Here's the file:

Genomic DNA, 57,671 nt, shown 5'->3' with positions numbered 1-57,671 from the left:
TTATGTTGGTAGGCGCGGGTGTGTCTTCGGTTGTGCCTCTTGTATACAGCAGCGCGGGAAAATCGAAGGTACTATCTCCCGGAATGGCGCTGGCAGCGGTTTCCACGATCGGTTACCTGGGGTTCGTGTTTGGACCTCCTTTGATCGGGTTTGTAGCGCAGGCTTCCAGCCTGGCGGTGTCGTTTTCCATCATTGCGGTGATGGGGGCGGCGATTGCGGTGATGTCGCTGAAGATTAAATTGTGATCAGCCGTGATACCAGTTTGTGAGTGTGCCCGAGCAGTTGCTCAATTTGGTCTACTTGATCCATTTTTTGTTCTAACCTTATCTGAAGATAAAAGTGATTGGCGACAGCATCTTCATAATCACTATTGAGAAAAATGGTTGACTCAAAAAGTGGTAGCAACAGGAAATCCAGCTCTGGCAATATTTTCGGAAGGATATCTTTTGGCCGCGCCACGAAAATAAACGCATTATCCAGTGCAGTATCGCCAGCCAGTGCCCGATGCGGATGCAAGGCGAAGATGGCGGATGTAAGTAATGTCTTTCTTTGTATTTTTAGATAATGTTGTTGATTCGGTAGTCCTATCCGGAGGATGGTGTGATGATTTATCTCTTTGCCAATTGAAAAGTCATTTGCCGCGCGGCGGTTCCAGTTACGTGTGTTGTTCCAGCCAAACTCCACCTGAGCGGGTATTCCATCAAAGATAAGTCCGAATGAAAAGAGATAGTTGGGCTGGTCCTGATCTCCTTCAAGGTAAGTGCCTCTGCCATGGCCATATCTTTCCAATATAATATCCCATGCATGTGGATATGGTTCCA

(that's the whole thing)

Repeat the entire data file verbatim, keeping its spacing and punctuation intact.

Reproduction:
Genomic DNA, 57,671 nt, shown 5'->3' with positions numbered 1-57,671 from the left:
TTATGTTGGTAGGCGCGGGTGTGTCTTCGGTTGTGCCTCTTGTATACAGCAGCGCGGGAAAATCGAAGGTACTATCTCCCGGAATGGCGCTGGCAGCGGTTTCCACGATCGGTTACCTGGGGTTCGTGTTTGGACCTCCTTTGATCGGGTTTGTAGCGCAGGCTTCCAGCCTGGCGGTGTCGTTTTCCATCATTGCGGTGATGGGGGCGGCGATTGCGGTGATGTCGCTGAAGATTAAATTGTGATCAGCCGTGATACCAGTTTGTGAGTGTGCCCGAGCAGTTGCTCAATTTGGTCTACTTGATCCATTTTTTGTTCTAACCTTATCTGAAGATAAAAGTGATTGGCGACAGCATCTTCATAATCACTATTGAGAAAAATGGTTGACTCAAAAAGTGGTAGCAACAGGAAATCCAGCTCTGGCAATATTTTCGGAAGGATATCTTTTGGCCGCGCCACGAAAATAAACGCATTATCCAGTGCAGTATCGCCAGCCAGTGCCCGATGCGGATGCAAGGCGAAGATGGCGGATGTAAGTAATGTCTTTCTTTGTATTTTTAGATAATGTTGTTGATTCGGTAGTCCTATCCGGAGGATGGTGTGATGATTTATCTCTTTGCCAATTGAAAAGTCATTTGCCGCGCGGCGGTTCCAGTTACGTGTGTTGTTCCAGCCAAACTCCACCTGAGCGGGTATTCCATCAAAGATAAGTCCGAATGAAAAGAGATAGTTGGGCTGGTCCTGATCTCCTTCAAGGTAAGTGCCTCTGCCATGGCCATATCTTTCCAATATAATATCCCATGCATGTGGATATGGTTCCA